See my table here:

    A5AE8DAB-A0F2-4DAB-AD68-3E9B83BE2DCF.jpeg

    My guess is no A7 devices will be supported in iOS 13. However, I also think all A8 devices could get supported, although there is a possibility that they would kill off the iPhone 6/6 Plus and iPod touch too while keeping the iPad mini 4 and iPad Air 2. It’s also possible that Apple would make hardware HEVC/HEIF support a hard requirement (outside of HomePod), meaning they would kill off all A8/A8X devices, but that seems rather drastic.

    Underlying OS design notwithstanding, personally I think a reasonable cutoff (outside of HomePod) for iOS 13 would be 2 GB RAM. From a performance and stability standpoint, that would make sense. I do note that some more complex apps are crashy on 1 GB iDevices, but are stable on 2 GB iDevices.

    Looking forward to 2020 with iOS 14, I could see them making A9/A9X the minimum because of their hardware HEVC/HEIF decode support and for performance reasons, although the iPad Air 2 with A8X does keep up with A9 pretty well outside of HEVC.
     
  9. slenpree macrumors 6502a

    slenpree

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    Location:
    UK
    #9
    It’s quite possible they won’t cut any this year. All previous years have had a reason for it. A4 was due to <1GB RAM, A6 and below was due to lack of 64bit support. If they do remove support this year with iOS 13 it will be A7 due to the lack of metal support and they remove the non-metal gfx libraries to simplify and shrink the OS. The argument is starting to become a bit weak though. I suspect the A7 will remain supported for as long as 1GB+ RAM devices are supported.
     
  10. EugW, Apr 4, 2019
    Last edited: Apr 4, 2019

    EugW macrumors 603

    EugW

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    #10
    As I’ve listed in my table above, A7 supports Metal. It just is very slow at it.

    I think they should just kill off all 1 GB devices (except HomePod) as 1 GB is already quite problematic, since as mentioned it is a cause of instability.

    However, this option wasn’t listed in the above poll, and I’m not sure they will make this the cutoff. They could just make A8 the minimum requirement for iOS 13 regardless of RAM and call it a day, so that’s what I voted. Then again, some rumours out there do claim 1 GB iPhones and iPods are also on the chopping block.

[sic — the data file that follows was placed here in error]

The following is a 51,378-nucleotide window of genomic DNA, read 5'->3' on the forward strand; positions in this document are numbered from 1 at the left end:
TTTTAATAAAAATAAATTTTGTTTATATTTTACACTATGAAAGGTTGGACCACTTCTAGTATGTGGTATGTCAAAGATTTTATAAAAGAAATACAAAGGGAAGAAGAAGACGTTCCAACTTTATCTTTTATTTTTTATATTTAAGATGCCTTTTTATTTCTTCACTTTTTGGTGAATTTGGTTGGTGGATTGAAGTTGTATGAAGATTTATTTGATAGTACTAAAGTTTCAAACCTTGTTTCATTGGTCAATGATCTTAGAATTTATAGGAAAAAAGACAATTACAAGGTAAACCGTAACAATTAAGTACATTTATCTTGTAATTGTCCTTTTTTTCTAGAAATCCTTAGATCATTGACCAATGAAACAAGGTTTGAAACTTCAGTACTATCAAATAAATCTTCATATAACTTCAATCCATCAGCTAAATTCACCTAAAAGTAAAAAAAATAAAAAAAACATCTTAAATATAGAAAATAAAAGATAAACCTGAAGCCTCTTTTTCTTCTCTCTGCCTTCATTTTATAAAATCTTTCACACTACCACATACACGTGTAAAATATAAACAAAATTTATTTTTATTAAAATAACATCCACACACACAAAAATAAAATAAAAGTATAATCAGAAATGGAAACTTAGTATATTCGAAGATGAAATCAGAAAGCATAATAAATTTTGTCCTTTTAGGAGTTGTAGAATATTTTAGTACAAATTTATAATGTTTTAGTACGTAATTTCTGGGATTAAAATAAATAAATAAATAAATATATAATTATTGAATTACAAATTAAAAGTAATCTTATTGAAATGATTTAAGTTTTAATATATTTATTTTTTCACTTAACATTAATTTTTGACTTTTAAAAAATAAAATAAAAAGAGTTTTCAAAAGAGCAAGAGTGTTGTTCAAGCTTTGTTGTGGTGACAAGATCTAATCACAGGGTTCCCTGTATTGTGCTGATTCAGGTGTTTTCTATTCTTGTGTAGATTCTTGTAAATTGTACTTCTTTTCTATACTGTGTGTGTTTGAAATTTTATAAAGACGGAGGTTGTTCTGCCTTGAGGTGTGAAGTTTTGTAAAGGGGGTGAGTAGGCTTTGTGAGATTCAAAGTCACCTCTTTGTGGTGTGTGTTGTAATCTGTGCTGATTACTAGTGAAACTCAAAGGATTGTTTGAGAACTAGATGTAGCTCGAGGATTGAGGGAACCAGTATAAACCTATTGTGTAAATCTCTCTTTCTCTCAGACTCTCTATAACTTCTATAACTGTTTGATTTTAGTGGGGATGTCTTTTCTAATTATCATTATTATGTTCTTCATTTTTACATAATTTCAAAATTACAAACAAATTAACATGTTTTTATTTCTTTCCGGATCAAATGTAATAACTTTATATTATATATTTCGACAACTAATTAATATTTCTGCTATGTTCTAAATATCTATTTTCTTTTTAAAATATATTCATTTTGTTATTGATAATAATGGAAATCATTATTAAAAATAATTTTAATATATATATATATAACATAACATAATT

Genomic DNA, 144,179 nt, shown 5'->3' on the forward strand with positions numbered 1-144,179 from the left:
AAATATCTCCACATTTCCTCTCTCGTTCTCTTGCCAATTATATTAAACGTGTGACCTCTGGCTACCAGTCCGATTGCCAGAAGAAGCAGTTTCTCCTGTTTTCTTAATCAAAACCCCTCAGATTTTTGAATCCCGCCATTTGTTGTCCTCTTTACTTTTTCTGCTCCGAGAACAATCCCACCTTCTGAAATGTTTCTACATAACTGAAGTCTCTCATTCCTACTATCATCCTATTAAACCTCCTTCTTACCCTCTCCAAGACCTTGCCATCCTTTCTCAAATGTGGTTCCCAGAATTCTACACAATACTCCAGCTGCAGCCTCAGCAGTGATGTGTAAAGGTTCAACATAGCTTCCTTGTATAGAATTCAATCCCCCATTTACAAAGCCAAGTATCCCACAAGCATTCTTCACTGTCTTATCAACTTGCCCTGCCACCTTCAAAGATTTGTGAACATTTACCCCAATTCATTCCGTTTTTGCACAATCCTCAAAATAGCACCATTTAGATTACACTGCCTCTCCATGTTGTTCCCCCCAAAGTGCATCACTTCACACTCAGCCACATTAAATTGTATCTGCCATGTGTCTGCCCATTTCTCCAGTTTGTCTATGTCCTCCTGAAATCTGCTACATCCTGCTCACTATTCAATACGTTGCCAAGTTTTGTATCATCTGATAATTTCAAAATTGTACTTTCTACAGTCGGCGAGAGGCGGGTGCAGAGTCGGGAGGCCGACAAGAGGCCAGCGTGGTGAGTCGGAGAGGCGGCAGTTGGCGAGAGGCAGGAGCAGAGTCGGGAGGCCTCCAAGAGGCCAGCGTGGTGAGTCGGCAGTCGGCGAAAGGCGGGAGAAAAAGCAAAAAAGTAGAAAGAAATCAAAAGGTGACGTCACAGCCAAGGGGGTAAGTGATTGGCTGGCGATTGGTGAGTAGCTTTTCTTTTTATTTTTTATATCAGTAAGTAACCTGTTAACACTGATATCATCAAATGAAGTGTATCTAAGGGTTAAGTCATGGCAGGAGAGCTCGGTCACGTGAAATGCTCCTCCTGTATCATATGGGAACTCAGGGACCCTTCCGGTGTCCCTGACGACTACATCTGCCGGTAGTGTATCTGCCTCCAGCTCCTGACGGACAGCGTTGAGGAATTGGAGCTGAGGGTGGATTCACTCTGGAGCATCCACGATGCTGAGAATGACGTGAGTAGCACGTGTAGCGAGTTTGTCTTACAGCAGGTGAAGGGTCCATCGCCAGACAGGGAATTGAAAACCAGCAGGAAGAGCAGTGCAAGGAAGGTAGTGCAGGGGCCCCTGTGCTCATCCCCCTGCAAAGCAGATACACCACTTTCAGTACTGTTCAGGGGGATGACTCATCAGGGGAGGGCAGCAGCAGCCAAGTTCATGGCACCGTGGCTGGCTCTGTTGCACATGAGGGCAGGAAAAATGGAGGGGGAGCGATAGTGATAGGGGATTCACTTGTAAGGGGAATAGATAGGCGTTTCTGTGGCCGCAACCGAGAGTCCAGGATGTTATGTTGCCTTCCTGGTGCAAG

11. bodonnell202 macrumors 65816

    bodonnell202

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    Jan 5, 2016
    Location:
    Calgary, Alberta, Canada
    #11
    I'm going to guess that the A7 devices will be cut, but all A8/A8x devices will still be supported in iOS 13.

    Yes, I get that there isn't a big different in CPU performance between the A7 & A8, but the A8 did have a pretty big jump in GPU/Metal performance. That, and Apple is still selling some devices with the A8 (iPod Touch, HomePod & Apple TV 4), plus the iPad Mini 4 was just discontinued. No A7 devices have been sold in years and they are reaching vintage status.
     
  12. slenpree macrumors 6502a

    slenpree

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    #12
    ah , didn't see your table before, good table, didn't know metal ran on A7, because I think it was introduced around the time of the iPhone6/A8/iOS 8. Agree'd about 1GB. I can imagine hardware HEVC decode being the cut off in future but possibly not until iOS 14 the following year, it would be too controversial for apple to not release iOS 13 for A9 devices as they are already seen as the "new big bullish company" who make their hardware obsolete on purpose (whether true or not is another matter).

    by the way, you've listed iPad pro 12.9" 3rd gen twice on the table with different amounts of RAM
     
  13. EugW macrumors 603

    EugW

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    Jun 18, 2017
    #13
    There are two different memory capacities for the 12.9" 3rd gen, one with 4 GB RAM (64 GB and 256 GB storage), and one with 6 GB RAM (1 TB storage).

    https://www.macrumors.com/2018/10/30/ipad-pro-1tb-has-6gb-ram/
     
  14. GuruZac macrumors 6502a

    GuruZac

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    Sep 9, 2015
    #14
    Everything with 1GB or less will not get the update. I think Apple will probably keep 6S and iPad Pro Gen 1 and up.
     
  15. TheSkywalker77 macrumors 6502a

    TheSkywalker77

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    Florida
    #15
    The plan was to drop support for the 5s last year though, but with the disaster iOS 11 turned out to be they kept support for it so it doesn’t lose support on a bad version. So if they didn’t do that the 6/6+ would be losing support a year after the 5s. I’m thinking the A7, A8, and A8X chips will be losing support. And the A9 and A9X chips will get iOS 13 but not iOS 14. A10+ will get iOS 14, and who knows what’ll happen after that.
     
  16. souko macrumors regular

    Joined:
    Jan 31, 2017
    #16
    It was that S iPhones got 1 year of support more compared to noS versions... I think that A7 will drop and A8 stay
     
  17. ScreenSavers macrumors regular

    ScreenSavers

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    #17
    I guess my thread got taken from me and merged with another one. Nice. Well you saw my guess up above.